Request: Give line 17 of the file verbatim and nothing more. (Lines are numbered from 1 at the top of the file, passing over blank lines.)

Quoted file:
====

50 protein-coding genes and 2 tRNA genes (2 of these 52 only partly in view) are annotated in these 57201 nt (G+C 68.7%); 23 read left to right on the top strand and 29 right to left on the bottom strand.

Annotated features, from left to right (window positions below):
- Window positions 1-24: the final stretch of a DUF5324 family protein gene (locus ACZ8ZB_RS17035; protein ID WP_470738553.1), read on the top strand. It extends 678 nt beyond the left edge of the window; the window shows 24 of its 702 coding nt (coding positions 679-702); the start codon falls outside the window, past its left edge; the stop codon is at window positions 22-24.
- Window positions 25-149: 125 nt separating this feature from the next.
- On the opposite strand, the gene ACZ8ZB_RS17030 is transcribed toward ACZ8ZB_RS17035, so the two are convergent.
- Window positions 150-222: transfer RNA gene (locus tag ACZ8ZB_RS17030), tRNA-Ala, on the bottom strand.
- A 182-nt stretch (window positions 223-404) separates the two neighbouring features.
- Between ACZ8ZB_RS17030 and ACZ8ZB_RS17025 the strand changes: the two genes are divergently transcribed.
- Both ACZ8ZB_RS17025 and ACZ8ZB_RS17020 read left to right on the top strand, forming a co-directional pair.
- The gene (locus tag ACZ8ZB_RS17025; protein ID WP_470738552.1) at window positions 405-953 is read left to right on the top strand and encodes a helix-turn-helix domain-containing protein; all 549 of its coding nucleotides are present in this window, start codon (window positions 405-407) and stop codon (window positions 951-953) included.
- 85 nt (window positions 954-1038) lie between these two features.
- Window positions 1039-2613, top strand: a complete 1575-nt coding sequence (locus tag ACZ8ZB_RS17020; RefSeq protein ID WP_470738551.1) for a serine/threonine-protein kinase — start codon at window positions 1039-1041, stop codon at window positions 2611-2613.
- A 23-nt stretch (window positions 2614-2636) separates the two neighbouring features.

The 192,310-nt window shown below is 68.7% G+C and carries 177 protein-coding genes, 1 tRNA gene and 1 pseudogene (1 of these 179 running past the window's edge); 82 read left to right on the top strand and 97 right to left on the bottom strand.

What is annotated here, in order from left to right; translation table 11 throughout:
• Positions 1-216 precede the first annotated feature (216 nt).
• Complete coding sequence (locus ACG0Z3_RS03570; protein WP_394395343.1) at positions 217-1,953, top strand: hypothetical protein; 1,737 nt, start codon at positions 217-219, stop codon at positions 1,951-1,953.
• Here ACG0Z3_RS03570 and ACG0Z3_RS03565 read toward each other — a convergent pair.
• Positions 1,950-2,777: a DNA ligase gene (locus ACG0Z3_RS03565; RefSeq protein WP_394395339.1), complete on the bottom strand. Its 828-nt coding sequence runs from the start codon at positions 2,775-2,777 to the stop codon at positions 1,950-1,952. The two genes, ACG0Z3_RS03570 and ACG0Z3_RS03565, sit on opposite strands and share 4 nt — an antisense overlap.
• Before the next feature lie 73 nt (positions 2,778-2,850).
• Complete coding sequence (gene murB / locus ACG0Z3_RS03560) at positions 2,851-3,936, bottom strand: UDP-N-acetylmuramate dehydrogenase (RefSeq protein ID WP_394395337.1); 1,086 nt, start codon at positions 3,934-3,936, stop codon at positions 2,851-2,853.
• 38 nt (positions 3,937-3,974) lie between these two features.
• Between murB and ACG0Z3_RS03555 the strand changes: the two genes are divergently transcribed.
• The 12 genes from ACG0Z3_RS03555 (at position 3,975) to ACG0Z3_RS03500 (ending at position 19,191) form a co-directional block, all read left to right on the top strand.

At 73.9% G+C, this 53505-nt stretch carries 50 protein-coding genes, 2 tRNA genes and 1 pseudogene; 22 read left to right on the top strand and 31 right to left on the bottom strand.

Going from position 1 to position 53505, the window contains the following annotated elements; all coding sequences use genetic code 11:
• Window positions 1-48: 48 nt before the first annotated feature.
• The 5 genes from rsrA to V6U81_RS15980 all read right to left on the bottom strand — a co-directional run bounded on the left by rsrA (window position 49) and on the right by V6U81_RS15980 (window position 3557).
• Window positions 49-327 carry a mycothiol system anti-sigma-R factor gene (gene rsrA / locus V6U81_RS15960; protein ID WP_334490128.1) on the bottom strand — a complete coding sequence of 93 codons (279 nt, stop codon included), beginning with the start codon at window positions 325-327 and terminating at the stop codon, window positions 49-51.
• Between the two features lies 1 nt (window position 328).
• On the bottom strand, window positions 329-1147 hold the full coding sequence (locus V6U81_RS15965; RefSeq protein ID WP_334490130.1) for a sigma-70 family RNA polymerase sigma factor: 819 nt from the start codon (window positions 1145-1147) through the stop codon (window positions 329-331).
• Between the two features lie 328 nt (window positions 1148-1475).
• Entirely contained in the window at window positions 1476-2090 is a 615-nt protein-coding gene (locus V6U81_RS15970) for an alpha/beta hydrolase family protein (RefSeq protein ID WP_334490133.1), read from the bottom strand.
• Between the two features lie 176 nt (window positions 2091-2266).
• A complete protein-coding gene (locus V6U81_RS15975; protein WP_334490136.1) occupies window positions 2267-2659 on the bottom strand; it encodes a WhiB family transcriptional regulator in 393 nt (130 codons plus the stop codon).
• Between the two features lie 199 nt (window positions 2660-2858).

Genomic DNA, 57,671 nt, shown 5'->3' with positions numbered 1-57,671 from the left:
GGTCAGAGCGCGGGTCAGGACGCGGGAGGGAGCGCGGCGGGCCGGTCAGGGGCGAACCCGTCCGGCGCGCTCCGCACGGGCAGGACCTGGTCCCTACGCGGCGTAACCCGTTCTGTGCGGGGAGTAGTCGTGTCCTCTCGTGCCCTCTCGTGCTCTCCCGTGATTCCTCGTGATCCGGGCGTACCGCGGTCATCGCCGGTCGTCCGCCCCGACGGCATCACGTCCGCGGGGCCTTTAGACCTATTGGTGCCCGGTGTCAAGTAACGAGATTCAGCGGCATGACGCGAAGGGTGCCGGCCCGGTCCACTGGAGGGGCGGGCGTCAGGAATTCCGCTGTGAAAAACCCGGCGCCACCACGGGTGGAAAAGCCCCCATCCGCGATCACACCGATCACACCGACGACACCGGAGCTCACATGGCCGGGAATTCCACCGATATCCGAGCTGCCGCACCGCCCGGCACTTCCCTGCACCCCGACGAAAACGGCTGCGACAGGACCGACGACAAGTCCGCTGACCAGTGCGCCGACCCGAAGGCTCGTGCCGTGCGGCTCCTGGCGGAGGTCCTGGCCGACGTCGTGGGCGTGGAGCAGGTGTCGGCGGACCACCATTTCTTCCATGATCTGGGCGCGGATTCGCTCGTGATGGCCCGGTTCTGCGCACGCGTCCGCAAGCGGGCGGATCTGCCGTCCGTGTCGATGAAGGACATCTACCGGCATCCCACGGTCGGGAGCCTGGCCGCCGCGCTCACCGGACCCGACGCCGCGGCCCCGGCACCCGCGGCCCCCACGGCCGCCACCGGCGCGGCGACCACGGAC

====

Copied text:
• Complete coding sequence (locus ACG0Z3_RS03570; protein WP_394395343.1) at positions 217-1,953, top strand: hypothetical protein; 1,737 nt, start codon at positions 217-219, stop codon at positions 1,951-1,953.